Reed Elsevier is notorious for its profiteering, its links to the arms trade, its support for Sopa and the accompanying law Pipa, and for publishing fake journals paid for by pharmaceutical firm Merck and containing articles praising Merck's products.

Swartz named Reed Elsevier in particular in his 2008 "Guerilla Open Access Manifesto" calling for a counter-attack against the way in which "the world's entire scientific and cultural heritage" is "increasingly being digitised and locked up by a handful of private corporations."

The music and film industries have already shown how if they make sufficiently outlandish claims about billion-dollar "thefts" they can get laws rewritten to protect their interests, and to attack people's right to use their own data any way they see fit.

Swartz's case suggests a similar pattern is emerging in academic publishing, as activists start to question why in the 21st century we are paying private corporations to act as gatekeepers to data which we paid for and which should be freely available to all.

Friday, January 18, 2013

Blue Mountains Community – Have Your Say on Health

From Mary Court
Penrith Valley Community Unions

The Blue Mountains community must have a say on the future of the Health services in our region.  It is important that the community and the people who provide these services, including all health care and community workers, volunteers and community organisations have a forum to come together.  A number of health forums will be organised which will cover a wide range of topics including a various subjects within the health and social environment of the local area.

Guest speakers and leading health experts will also be invited to come along to give detailed information. All forums will allow for a question and answer style session at the end of the meeting giving everyone an opportunity to have their say.

The Leader of the NSW Opposition, John Robertson is launching the campaign here in the Blue Mountains next week on Monday 21st January and would like to meet with Health Care workers and members of the community to listen to their concerns.

Come and meet John outside Springwood Hospital at 12:30 next Monday 21st January to have your say on the future of Health in our region.

Wednesday, January 16, 2013

FBEU: O'Farrell's irresponsible cuts

A car fire posed a dangerous threat to public safety in Maroubra yesterday, thanks to the O'Farrell Government's budget cuts and irresponsible policy of closing fire stations.

At 15:48 yesterday Firefighters received a call about the blaze near Maroubra shops, just 600 metres from the local fire station.

However, Maroubra station was empty because the local crew was forced to relocate to Sutherland due to a temporary station closure caused by budget cuts.

The situation was not properly dealt with until the next closest crew arrived from Matraville station, taking seven minutes to get there, instead of the seconds Maroubra station would have, had it not been closed for the day.

Fire Brigade Employees' Union President, Darin Sullivan, said the State Government's reckless approach to public safety was unsustainable.

"This blaze, just 500 metres from Maroubra Station demonstrates this Government's blatant disregard for community safety," Mr Sullivan said.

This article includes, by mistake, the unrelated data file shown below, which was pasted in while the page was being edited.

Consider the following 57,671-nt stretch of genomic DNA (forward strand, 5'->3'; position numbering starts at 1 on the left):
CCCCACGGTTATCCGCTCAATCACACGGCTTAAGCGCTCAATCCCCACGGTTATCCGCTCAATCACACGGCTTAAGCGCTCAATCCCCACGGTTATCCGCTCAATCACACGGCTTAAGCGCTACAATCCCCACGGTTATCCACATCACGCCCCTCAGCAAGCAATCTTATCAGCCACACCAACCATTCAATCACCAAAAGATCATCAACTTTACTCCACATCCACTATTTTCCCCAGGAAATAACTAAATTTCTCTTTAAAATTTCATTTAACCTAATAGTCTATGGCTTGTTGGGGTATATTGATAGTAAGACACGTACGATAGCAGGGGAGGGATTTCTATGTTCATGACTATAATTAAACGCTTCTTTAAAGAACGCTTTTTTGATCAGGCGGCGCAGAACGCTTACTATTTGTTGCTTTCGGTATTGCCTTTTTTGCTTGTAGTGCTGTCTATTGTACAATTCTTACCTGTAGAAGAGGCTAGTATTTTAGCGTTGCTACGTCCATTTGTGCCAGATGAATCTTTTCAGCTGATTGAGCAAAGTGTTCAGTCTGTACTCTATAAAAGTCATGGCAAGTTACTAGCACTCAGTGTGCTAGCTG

"A car was allowed to blaze on a busy road near shops putting the public at risk for longer than necessary. Sooner or later, someone will be in that car."

"The State Government is treating fire protection like a game of musical chairs."

"Communities across NSW need to know that at some stage, the music will stop and they will be left exposed."

"What makes this policy even more galling is that the State Government is attempting to slug households with a new property tax which will cost the average family $300 per year."

"The O'Farrell Government wants to cut fire protection and charge more for the privilege. That's simply unacceptable."

CFMEU: Paid Parental Leave scheme

The CFMEU is proud to inform members that children born or adopted from 1 January 2013 now come with two-weeks' paid Dad or Partner leave.

Dad and Partner Pay is a new payment under the Australian Government’s Paid Parental Leave scheme, which took effect in 2011, after a strong campaign by unions, including the CFMEU (news archive Paid Parental leave scheme arrives 1 Jan 2011 ).

Paid Parental Leave is now available to eligible working dads or partners (including adopting parents and same-sex partners) who care for a child born or adopted from 1 January 2013.

It provides up to two weeks of government-funded pay at the rate of the National Minimum Wage (currently about $606 per week before tax).

Claims must be lodged by the dad or partner who is eligible to receive the payment. Claims can be lodged up to three months before the expected date of birth or adoption or within 12 months following their child’s birth or adoption.

More information about the value of such leave and eligibility requirements can be found on the Australian Government website.

There is additional information for Indigenous fathers or partners and in languages other than English

Putting a price on Community - Thiess and Xstrata

The Construction, Forestry, Mining and Energy Union (CFMEU) has accused contracting company Thiess of failing to follow correct processes when determining which workers would lose their jobs.